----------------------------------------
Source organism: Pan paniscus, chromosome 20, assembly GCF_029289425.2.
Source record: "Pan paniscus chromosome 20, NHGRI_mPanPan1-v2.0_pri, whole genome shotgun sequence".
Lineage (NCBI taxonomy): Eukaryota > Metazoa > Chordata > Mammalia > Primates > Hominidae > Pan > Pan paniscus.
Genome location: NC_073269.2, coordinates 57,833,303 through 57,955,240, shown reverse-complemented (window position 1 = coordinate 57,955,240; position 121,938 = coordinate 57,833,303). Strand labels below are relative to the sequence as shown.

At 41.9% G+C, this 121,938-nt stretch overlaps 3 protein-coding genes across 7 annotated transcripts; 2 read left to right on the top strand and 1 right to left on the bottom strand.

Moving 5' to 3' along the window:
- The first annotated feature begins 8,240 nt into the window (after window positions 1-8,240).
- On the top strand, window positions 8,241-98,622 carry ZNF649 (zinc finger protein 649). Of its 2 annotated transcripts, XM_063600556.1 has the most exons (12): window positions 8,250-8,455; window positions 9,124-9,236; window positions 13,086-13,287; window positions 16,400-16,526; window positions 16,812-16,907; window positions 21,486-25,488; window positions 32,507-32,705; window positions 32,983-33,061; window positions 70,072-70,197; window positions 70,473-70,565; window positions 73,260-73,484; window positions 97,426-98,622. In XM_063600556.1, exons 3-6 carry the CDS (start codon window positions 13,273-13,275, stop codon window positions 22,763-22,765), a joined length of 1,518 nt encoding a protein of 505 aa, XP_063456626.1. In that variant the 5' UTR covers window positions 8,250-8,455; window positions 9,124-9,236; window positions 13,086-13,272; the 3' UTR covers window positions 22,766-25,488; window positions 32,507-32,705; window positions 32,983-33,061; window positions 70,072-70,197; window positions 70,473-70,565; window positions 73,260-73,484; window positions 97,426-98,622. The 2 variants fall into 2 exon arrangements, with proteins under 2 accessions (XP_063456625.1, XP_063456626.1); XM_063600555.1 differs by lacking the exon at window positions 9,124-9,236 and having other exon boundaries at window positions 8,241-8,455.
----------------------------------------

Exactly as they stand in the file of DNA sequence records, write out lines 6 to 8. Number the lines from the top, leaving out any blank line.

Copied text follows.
Moving 5' to 3' along the window:
- The first annotated feature begins 8,240 nt into the window (after window positions 1-8,240).
- On the top strand, window positions 8,241-98,622 carry ZNF649 (zinc finger protein 649). Of its 2 annotated transcripts, XM_063600556.1 has the most exons (12): window positions 8,250-8,455; window positions 9,124-9,236; window positions 13,086-13,287; window positions 16,400-16,526; window positions 16,812-16,907; window positions 21,486-25,488; window positions 32,507-32,705; window positions 32,983-33,061; window positions 70,072-70,197; window positions 70,473-70,565; window positions 73,260-73,484; window positions 97,426-98,622. In XM_063600556.1, exons 3-6 carry the CDS (start codon window positions 13,273-13,275, stop codon window positions 22,763-22,765), a joined length of 1,518 nt encoding a protein of 505 aa, XP_063456626.1. In that variant the 5' UTR covers window positions 8,250-8,455; window positions 9,124-9,236; window positions 13,086-13,272; the 3' UTR covers window positions 22,766-25,488; window positions 32,507-32,705; window positions 32,983-33,061; window positions 70,072-70,197; window positions 70,473-70,565; window positions 73,260-73,484; window positions 97,426-98,622. The 2 variants fall into 2 exon arrangements, with proteins under 2 accessions (XP_063456625.1, XP_063456626.1); XM_063600555.1 differs by lacking the exon at window positions 9,124-9,236 and having other exon boundaries at window positions 8,241-8,455.